In 2018, France was the world’s top tourism destination, with nearly 90 million tourists and it has always been the most popular European destination for Chinese travellers, with more visitors from China going there than to any other European country.
In the news last month for the loss of the historic Notre Dame cathedral in Paris to a fire, first time Chinese travellers to France this summer will be disappointed they’ve missed the opportunity to see what 11 million of their countrymen and women may already have experienced. France, and of course Paris, is much more than just Notre Dame, and there are still plenty of amazing sights to see and experience.
This summer sees more choice than ever for travellers between the two countries. In April last year there were services from 7 Chinese cities to Paris, whilst this summer there are 12. In addition to the existing services from Beijing, Shanghai and Guangzhou; travellers now have the option to fly direct to Paris from Fuzhou (operated by Xiamen Airlines), Qingdao (China Eastern), Shenzhen, Chongqing, Guiyang (Hainan Airlines) and Jinan (XL Airways France).
Routes to France operated by scheduled airlines in May 2019
Paris to Beijing and Shanghai routes are well served, with 5 and 4 daily services respectively, whilst Paris to Guangzhou operates once daily. The routes to Paris from other Chinese cities operate on a lower frequency, with between one and three flights per week, although this is more than suitable for the leisure market. Two thirds of all flights between France and China are operated by Chinese carriers, although Air France are the biggest individual airline with a third of all flights. Air China are the Chinese carrier with most flights, operating 26% of flights, with China Eastern a close second with 19% of flights.
Looking forward the new Beijing Daxing airport development has prompted some new route applications for Chinese airlines. China Southern, China Eastern and Juneyao Air all want to operate a daily service between Beijing Daxing and Paris from next year which would significantly increase the seats available for passengers wanting to travel between these two cities. China Eastern have also applied to increase Shanghai – Paris services and China Southern want to do the same with the Guangzhou- Paris route. Juneyao also want to operate a new service from Nanjing to Paris next summer. All good news if you haven’t been to France yet!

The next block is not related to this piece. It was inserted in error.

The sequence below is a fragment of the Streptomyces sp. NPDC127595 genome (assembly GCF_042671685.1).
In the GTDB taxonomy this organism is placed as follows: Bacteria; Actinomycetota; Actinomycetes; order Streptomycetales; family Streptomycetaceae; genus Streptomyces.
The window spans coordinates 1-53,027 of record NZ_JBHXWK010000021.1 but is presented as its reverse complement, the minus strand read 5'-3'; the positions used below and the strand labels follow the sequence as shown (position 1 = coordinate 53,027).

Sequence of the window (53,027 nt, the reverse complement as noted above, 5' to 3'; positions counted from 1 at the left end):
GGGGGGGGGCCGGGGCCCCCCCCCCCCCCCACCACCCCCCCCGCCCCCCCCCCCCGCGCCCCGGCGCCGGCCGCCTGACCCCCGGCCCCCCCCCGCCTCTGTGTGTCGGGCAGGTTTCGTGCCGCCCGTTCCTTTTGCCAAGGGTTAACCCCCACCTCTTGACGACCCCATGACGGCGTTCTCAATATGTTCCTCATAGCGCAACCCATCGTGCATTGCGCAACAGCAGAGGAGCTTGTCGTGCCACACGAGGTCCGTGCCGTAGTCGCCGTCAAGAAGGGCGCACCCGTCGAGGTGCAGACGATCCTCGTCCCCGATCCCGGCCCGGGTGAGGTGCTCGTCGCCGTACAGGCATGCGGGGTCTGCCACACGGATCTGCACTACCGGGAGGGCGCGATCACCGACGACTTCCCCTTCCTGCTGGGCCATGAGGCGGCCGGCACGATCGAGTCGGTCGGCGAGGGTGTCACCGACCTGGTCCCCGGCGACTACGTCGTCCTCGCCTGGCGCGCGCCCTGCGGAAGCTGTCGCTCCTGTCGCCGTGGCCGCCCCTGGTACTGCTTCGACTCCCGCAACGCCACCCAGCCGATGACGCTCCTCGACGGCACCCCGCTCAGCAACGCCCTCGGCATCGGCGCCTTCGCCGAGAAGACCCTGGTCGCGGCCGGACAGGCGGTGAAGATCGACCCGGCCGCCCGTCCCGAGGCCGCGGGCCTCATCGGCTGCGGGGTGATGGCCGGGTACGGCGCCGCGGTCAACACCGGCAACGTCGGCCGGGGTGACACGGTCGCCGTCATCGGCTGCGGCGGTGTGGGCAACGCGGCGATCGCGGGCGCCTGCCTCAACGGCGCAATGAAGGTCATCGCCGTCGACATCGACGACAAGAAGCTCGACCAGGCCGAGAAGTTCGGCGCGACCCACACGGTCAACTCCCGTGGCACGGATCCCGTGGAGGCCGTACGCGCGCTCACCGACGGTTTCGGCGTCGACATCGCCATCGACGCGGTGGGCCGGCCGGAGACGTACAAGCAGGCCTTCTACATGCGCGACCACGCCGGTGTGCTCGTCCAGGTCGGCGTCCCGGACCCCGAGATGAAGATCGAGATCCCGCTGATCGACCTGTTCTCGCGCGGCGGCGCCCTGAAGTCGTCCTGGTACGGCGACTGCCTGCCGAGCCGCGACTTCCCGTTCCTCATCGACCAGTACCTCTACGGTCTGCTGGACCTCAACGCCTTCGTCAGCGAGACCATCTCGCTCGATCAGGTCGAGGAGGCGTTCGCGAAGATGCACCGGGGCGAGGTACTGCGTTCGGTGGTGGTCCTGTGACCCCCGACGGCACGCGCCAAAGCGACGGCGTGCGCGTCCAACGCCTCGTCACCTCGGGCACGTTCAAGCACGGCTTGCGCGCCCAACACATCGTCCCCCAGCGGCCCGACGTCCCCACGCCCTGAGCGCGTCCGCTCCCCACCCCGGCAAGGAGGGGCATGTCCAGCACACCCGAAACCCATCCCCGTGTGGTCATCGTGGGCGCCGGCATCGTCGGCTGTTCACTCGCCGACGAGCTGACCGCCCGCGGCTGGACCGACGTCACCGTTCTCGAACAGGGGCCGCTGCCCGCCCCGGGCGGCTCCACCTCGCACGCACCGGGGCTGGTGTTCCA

We know that there is lots of untapped demand for direct travel to France too, with the latest statistics from OAG’s Traffic Analyser showing in 2018 that 51% of the 1.3m annual passengers travelled indirectly to France. The most popular direct route in 2018 was Shanghai-Paris which saw 265,000 passengers. The next most popular route was Beijing to Paris with 218,000 direct passengers. Despite the high frequency on both of these routes, a further 60,000 passengers chose to fly indirectly from both Beijing and Shanghai, indicating that the planned additional capacity for next summer may well be needed.
In some cases, indirect passengers are those routing from other parts of China through Beijing or Shanghai, accounting for around 30% of the indirect market. For others, there is not one most popular indirect route, but flying via some of Europe’s biggest hubs including Moscow, Frankfurt and Amsterdam are all popular. Passengers choose to fly indirectly for a number of reasons, sometimes it’s down to price, availability and timing and sometimes because they want to fly with a favourite airline. As well as passengers flying indirectly on routes where there are direct services, there are still some large unserved markets between China and France. Over 100,000 passengers travelled last year between Wenzhou and Paris. Wenzhou has a large French population, believed to be around 600,000 – 700,000 and there undoubtedly seems to be enough demand to support a direct service.
As yet there are no direct services from China to other French cities, but with growing indirect markets to Lyon and Nice, it may not be long before we see direct services beyond Paris. In 2018, nearly 50,000 passengers travelled between China and Nice, and a further 48,000 travelled to Lyon.